On February 12, 2014 the EEI/NRDC Issued a Joint Statement (“Joint Statement”) to State Utility Regulators at the recent NARUC Conference.
The objective of the Joint Statement is to stimulate accelerated “cost-effective and clean energy efficiency resources and grid enhancements.” It begins: “The future of America’s vital electricity sector will continue to be a promising one as long as regulatory policies are fair and forward looking.” Citing to traditional rate regulation, it advises commissioners that “policy makers should rethink how utility [fixed] costs are recovered.” It states that “Recovering the fixed costs is becoming more challenging.” Does that then mean charging higher prices to Main Street customers?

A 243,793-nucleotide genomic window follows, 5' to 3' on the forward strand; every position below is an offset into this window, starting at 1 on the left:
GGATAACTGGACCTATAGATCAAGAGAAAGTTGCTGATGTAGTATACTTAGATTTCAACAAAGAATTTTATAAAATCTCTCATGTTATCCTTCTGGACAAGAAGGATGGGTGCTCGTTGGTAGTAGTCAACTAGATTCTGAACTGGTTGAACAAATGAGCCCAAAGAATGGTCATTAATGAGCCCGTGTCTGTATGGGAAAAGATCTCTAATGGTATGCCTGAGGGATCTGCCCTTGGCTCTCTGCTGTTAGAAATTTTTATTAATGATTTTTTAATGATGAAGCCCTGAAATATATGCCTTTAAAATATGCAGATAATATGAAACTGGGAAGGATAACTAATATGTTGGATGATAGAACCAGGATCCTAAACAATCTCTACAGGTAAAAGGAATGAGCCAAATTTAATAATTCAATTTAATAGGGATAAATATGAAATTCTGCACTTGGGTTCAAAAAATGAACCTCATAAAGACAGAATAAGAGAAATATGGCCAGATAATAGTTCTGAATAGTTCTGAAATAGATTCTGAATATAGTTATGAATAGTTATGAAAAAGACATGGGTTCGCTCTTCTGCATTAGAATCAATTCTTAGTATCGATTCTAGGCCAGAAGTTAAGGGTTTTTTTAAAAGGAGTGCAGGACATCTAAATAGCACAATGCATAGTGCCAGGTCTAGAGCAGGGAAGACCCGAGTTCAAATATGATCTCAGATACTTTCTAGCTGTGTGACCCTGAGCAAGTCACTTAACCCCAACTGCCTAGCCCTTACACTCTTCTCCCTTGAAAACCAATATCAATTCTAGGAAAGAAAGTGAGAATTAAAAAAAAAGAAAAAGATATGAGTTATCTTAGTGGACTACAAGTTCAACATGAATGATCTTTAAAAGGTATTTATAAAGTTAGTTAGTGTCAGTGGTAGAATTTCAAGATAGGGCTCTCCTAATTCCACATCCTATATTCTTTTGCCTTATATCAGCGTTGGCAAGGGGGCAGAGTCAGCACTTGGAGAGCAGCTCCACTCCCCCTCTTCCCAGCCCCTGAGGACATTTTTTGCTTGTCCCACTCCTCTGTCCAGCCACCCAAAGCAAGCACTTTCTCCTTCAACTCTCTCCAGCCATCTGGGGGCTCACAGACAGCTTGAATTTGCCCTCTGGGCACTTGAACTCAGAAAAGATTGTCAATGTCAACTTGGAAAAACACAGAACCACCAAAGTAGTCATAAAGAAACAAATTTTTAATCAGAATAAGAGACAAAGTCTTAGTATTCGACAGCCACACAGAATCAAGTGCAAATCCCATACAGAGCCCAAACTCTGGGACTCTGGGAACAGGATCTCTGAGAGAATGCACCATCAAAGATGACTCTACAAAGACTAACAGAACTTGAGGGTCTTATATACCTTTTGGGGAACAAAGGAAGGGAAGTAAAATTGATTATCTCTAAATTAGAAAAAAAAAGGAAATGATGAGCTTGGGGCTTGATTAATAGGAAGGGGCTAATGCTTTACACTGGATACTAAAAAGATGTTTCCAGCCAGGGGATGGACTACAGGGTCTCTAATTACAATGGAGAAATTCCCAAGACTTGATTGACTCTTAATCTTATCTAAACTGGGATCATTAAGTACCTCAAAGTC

Alfred E. Kahn opined in the early 1970s that “The essence of [traditional rate] regulation is the explicit replacement of competition with governmental orders as the principle institutional device for assuring good performance.” The question arises, is “fair and forward looking” synonymous with “effective”? The effectiveness of regulation can only be determined empirically by comparing its results to its mandate. What is the mandate underlying traditional rate regulation and is the Joint Statement proposing a change to that mandate?
Since Analytica94 is a research organization we ask for comments that explain the specific mandate’s supporting rate regulation in the commenters’ jurisdictions. We will summarize the results into a Whitepaper and make it available for free at Analytica.org.